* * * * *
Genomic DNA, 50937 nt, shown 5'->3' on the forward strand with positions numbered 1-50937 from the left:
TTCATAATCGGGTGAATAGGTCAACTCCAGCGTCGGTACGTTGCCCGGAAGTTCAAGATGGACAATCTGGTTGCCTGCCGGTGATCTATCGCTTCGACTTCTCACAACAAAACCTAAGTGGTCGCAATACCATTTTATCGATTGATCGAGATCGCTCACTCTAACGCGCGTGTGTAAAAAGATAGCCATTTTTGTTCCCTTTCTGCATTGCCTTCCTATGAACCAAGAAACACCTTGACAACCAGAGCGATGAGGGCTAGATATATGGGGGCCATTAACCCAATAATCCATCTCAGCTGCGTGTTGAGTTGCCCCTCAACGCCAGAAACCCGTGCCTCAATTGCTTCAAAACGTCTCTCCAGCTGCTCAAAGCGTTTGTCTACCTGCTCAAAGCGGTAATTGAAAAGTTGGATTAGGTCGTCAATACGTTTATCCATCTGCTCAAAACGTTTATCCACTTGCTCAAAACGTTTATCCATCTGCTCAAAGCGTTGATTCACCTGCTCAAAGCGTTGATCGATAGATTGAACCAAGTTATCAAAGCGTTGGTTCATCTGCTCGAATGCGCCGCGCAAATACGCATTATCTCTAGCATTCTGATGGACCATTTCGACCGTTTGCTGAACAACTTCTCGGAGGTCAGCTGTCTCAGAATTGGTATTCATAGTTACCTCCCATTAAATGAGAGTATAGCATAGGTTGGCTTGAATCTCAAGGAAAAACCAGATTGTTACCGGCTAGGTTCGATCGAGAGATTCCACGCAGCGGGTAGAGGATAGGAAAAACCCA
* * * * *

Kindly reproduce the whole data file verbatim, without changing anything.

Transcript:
Genomic DNA, 50937 nt, shown 5'->3' on the forward strand with positions numbered 1-50937 from the left:
TTCATAATCGGGTGAATAGGTCAACTCCAGCGTCGGTACGTTGCCCGGAAGTTCAAGATGGACAATCTGGTTGCCTGCCGGTGATCTATCGCTTCGACTTCTCACAACAAAACCTAAGTGGTCGCAATACCATTTTATCGATTGATCGAGATCGCTCACTCTAACGCGCGTGTGTAAAAAGATAGCCATTTTTGTTCCCTTTCTGCATTGCCTTCCTATGAACCAAGAAACACCTTGACAACCAGAGCGATGAGGGCTAGATATATGGGGGCCATTAACCCAATAATCCATCTCAGCTGCGTGTTGAGTTGCCCCTCAACGCCAGAAACCCGTGCCTCAATTGCTTCAAAACGTCTCTCCAGCTGCTCAAAGCGTTTGTCTACCTGCTCAAAGCGGTAATTGAAAAGTTGGATTAGGTCGTCAATACGTTTATCCATCTGCTCAAAACGTTTATCCACTTGCTCAAAACGTTTATCCATCTGCTCAAAGCGTTGATTCACCTGCTCAAAGCGTTGATCGATAGATTGAACCAAGTTATCAAAGCGTTGGTTCATCTGCTCGAATGCGCCGCGCAAATACGCATTATCTCTAGCATTCTGATGGACCATTTCGACCGTTTGCTGAACAACTTCTCGGAGGTCAGCTGTCTCAGAATTGGTATTCATAGTTACCTCCCATTAAATGAGAGTATAGCATAGGTTGGCTTGAATCTCAAGGAAAAACCAGATTGTTACCGGCTAGGTTCGATCGAGAGATTCCACGCAGCGGGTAGAGGATAGGAAAAACCCA